Lone Star College Small Business Development Center to be dissolved
Lone Star College spring graduations up 5%from2020
BY EMILY JAROSZEWSKI
The Lone Star College Small Business Development Center will be dissolved July 31, but the SBDC will continue to provide its services to businesses in the Montgomery County and North Houston area, according to Steve Lawrence, executive director for the Texas Gulf Coast Network. “Despite the fact that we’re going to kind of go our separate paths, the SBDC services are all available and fully available to the small businesses, and they’ll continue to be so,” Lawrence said. The SBDC helped business owners adapt to new online business models amid the COVID-19 pandemic and provided additional marketing services, said Kyle Scott, Lone Star College vice chancellor of strategic priorities. “You need a business plan; you need to figure out your target market; you need to know how to identify the lease space or rent space to go through those contracts; ‘how do I get a loan from the bank?’” Scott said. “And [Lone Star College’s SBDC] pro- vides you with all of those services.” LSC has partnered with the SBDC for over 35 years and serves 800- 1,000 clients annually, Lawrence said. In the Houston area, there are 32 SBDCs that abide by an act of Con- gress known as the Small Business Development Center Act, according
BY EMILY JAROSZEWSKI
Although the Lone Star College Small Business Development Center will dissolve this summer, businesses can still receive services via nearby partners, such as the University of Houston and Sam Houston State University. The Lone Star College SBDC will dissolve JULY 31.
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Bachelor’s degrees awarded Among the 9,295 graduates at Lone Star College System this spring, the college awarded its first bachelor’s degrees. Officials said out of about 1,100 community colleges nationwide, LSCS ranked second in awarding associate degrees in 2018-19, the latest available data. • Bachelor of Science in nursing • Bachelor of Applied Technology in cybersecurity • Bachelor of Applied Science in energy, manufacturing and trades management SOURCE: LONE STAR COLLEGE SYSTEM/ COMMUNITY IMPACT NEWSPAPER Degrees available: • Bachelor of Arts Lone Star College System saw a 5% increase in total graduates at its spring commencement compared to 2020, according to a release. “Despite the COVID-19 pan- demic, the winter storm and the general disruptions in their lives, Lone Star College students were able to remain focused and accomplish something that will change their lives for the better,” LSCS Chancellor Stephen Head said in the release. Additionally, LSCS awarded bachelor’s degrees for the first time.
LSC has partnered with the SBDC for more than 35 YEARS.
The center has serviced 800-1,000 CLIENTS annually in the Montgomery County and North Houston area. SOURCES: LONE STAR COLLEGE SYSTEM, TEXAS GULF COAST NETWORK/ COMMUNITY IMPACT NEWSPAPER
withdrawal. Hardman said he believes the subsidence factor is not applicable to Montgomery County. He also said the county has limited subsidence monitoring equipment, and most of the equipment is located in the south of the county, which is experiencing more subsidence because of pumping fromHarris County. “Our metric would be artificially skewed higher and artificially restrict us in the future,” he said. “Think of an aquifer as a bathtub with a piece of string sitting over the center of it rep- resenting a county line. If you start to to Lawrence. SBDC programs within Texas are partially funded by state and federal dollars. After July 31, the University of Hous- ton, SamHouston State University and other nearby partners will split the Lone Star College SBDC services. “The Lone Star College team, the people who we’ve been working with for the last 35 years, as we get towards the end of July, they’ll tran- sition their clients to [other SBDCs],” he said. Businesses interested in receiving services from the SBDC can visit www.sbdc.uh.edu.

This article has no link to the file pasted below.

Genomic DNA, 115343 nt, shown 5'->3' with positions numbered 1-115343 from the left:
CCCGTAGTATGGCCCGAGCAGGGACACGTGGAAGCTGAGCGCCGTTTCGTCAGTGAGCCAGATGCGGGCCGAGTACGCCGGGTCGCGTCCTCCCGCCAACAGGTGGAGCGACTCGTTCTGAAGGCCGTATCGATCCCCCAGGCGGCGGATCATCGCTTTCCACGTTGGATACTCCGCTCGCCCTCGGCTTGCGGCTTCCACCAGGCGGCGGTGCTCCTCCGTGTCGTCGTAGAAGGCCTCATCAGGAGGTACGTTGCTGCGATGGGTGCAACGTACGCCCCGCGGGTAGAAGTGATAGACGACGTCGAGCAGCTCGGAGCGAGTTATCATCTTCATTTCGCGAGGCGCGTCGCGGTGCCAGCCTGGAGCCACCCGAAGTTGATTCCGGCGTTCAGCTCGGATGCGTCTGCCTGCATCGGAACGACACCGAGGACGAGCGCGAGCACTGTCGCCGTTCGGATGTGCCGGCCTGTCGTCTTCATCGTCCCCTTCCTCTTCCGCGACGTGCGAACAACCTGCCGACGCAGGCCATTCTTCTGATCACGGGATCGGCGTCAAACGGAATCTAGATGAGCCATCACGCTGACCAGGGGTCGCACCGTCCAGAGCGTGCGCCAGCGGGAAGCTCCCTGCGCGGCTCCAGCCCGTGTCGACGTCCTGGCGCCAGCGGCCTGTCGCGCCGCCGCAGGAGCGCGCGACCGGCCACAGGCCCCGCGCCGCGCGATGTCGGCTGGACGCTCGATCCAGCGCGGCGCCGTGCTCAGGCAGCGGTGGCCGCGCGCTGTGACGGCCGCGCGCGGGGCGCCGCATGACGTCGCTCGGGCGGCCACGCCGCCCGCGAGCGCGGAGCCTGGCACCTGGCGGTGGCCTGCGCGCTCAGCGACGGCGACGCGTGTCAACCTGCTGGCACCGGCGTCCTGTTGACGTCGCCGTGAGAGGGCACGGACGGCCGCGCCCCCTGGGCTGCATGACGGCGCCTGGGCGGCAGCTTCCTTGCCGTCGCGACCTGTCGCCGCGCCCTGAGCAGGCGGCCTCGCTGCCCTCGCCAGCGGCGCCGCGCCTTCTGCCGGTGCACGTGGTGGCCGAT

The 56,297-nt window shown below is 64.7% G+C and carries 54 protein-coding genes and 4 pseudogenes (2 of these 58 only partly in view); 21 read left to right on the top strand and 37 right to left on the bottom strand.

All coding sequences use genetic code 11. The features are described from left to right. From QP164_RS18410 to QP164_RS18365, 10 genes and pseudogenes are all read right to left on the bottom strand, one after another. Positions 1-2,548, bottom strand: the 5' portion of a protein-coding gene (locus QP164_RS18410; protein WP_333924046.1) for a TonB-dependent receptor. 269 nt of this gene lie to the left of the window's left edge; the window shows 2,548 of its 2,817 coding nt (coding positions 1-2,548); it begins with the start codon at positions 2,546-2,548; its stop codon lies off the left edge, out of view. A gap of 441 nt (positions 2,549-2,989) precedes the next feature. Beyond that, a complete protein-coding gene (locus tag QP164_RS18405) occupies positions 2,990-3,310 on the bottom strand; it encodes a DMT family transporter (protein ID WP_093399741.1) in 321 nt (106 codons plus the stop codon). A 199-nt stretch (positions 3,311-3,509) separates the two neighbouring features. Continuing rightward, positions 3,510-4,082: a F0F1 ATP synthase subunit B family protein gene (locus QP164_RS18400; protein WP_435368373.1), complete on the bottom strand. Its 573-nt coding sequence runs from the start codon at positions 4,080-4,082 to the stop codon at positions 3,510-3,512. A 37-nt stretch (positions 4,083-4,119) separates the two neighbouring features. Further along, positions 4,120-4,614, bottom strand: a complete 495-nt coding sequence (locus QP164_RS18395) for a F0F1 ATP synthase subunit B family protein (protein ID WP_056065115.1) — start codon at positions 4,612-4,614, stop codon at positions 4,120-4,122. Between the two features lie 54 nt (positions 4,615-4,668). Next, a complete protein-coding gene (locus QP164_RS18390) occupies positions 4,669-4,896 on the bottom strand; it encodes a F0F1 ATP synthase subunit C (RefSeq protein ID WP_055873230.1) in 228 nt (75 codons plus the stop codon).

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LSGCD asks county commissioners to adopt resolution At the May 25 commissioners court meeting, Harry Hardman, president of the Lone Star Groundwater Conser- vation District, asked Montgomery remove water from one side, water on the other side goes down because aquifers don’t know or respect county lines.” BY EVA VIGH
However, many residents and stakeholders, particularly in The Woodlands, have pleaded with the LSGCD to keep a subsidence met- ric. Residents have cited property damage from shifting ground levels, and data from the Harris-Galveston Subsidence District shows subsidence occurring. Commissioners did not comment as to a resolution.
County commissioners to adopt a resolution supporting desired future conditions—or long-term goals—for the region’s aquifer system that excludes a subsidence metric. The LSGCD is the entity that regulates groundwater in Montgom- ery County, and subsidence is the gradual sinking of the earth that can be caused by excessive groundwater
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CONROE - MONTGOMERY EDITION • JUNE 2021
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